Until that happens though, you have to promote your good content. You can have the greatest content in the world but its relevance, its usefulness, and its uniqueness are but some of hundreds of factors Google uses to determine where it should fall for a given keyword query.
Writing well-researched and useful content (or producing other kinds of content) should always be paramount but that does not mean you should ignore the other strategies involved in search marketing. Attorneys should still be active on social (sharing the good content). They should still be actively trying to earn links and collaborating with others, advertising their firms and making their presence known in as many places as possible. All of those things combined (with good content as a foundation) will help a site rank well in search.
Lawyers Must Submit Their Site to Google (and other search engines) To Get Indexed
Despite information refuting this fact, I still see services that charge for submitting your site to Google and Bing. Sometimes the fees are hefty and attorneys may be unaware that it is unnecessary in order to get pages found in search.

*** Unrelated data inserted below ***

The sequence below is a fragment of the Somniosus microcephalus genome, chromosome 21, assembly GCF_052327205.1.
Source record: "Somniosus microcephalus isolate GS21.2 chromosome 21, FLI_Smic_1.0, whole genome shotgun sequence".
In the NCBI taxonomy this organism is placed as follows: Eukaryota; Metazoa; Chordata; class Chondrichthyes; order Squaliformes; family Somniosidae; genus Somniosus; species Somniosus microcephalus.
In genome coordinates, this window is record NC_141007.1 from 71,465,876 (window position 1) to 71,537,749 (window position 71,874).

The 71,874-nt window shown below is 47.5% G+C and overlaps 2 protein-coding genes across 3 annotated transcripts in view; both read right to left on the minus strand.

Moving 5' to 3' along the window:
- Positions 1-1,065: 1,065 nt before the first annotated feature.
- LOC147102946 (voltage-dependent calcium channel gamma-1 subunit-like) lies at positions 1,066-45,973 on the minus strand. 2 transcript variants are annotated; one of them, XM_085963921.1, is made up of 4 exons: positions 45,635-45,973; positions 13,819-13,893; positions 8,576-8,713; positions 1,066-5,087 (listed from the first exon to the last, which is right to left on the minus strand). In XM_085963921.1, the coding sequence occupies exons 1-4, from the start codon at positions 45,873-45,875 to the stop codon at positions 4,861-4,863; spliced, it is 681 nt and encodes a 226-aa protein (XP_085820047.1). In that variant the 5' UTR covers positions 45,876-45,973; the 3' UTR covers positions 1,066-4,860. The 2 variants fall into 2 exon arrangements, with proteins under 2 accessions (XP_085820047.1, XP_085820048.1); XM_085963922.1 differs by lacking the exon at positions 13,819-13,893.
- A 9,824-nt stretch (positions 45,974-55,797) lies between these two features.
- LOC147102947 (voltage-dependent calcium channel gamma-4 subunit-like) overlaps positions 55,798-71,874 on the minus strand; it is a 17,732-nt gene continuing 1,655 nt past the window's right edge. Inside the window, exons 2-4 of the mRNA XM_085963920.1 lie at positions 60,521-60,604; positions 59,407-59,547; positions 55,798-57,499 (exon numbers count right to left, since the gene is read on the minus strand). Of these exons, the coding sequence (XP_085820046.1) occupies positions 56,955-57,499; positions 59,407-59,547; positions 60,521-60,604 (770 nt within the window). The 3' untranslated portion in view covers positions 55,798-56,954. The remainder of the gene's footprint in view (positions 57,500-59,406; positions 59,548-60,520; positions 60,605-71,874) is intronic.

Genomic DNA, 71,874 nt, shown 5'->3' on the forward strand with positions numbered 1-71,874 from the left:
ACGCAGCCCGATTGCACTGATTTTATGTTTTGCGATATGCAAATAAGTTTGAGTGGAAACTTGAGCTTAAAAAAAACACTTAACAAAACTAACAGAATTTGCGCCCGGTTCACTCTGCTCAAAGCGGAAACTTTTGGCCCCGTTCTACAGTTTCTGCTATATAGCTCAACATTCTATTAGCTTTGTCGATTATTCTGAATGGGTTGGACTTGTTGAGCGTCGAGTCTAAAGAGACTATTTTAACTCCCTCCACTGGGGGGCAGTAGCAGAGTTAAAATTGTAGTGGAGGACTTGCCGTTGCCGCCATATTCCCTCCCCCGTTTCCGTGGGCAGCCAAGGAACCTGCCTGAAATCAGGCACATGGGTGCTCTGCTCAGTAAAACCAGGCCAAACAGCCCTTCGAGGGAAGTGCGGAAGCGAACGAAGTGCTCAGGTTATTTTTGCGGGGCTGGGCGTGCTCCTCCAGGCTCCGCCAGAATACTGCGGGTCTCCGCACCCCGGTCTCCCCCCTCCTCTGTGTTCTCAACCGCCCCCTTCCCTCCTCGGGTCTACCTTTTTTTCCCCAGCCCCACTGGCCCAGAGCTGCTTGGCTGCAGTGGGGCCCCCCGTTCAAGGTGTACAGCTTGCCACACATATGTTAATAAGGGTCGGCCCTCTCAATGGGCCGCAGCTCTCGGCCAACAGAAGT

Google, Bing and other engines crawl and index the web on a regular basis. Unless you explicitly tell them not to index your site (via a robots file or noindex meta tag), those pages will eventually end up in search.
Submitting to Google and Bing Webmaster Tools does have other benefits though. For one, your site will get indexed sooner if you submit it. Setting up an account on either of these platforms is kind of like a notice saying “hey this site is here, crawl it”. The greater benefit though is all of the information you can get from submitting your site. Attorneys can see data on keywords, average position in search, malware warnings, improvements that could be made to HTML and more. These are great tools to measure your progress in search and catch errors as they come up.
Google Does Not Want You Doing SEO